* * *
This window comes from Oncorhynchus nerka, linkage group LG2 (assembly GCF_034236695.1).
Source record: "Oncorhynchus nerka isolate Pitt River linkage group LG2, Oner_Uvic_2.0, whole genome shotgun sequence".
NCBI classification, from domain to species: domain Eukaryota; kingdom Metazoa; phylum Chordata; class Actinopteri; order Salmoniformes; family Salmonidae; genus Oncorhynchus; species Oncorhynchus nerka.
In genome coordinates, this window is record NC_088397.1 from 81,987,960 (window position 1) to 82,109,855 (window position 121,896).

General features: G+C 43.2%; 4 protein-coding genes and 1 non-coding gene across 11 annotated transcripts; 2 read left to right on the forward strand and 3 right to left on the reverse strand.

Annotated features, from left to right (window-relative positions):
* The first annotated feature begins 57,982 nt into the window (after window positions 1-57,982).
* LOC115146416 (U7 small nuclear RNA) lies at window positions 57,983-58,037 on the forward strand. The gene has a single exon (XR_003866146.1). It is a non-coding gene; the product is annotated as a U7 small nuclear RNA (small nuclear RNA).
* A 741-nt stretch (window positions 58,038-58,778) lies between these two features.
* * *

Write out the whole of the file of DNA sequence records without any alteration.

This window comes from Oncorhynchus nerka, linkage group LG2 (assembly GCF_034236695.1).
Source record: "Oncorhynchus nerka isolate Pitt River linkage group LG2, Oner_Uvic_2.0, whole genome shotgun sequence".
NCBI classification, from domain to species: domain Eukaryota; kingdom Metazoa; phylum Chordata; class Actinopteri; order Salmoniformes; family Salmonidae; genus Oncorhynchus; species Oncorhynchus nerka.
In genome coordinates, this window is record NC_088397.1 from 81,987,960 (window position 1) to 82,109,855 (window position 121,896).

General features: G+C 43.2%; 4 protein-coding genes and 1 non-coding gene across 11 annotated transcripts; 2 read left to right on the forward strand and 3 right to left on the reverse strand.

Annotated features, from left to right (window-relative positions):
* The first annotated feature begins 57,982 nt into the window (after window positions 1-57,982).
* LOC115146416 (U7 small nuclear RNA) lies at window positions 57,983-58,037 on the forward strand. The gene has a single exon (XR_003866146.1). It is a non-coding gene; the product is annotated as a U7 small nuclear RNA (small nuclear RNA).
* A 741-nt stretch (window positions 58,038-58,778) lies between these two features.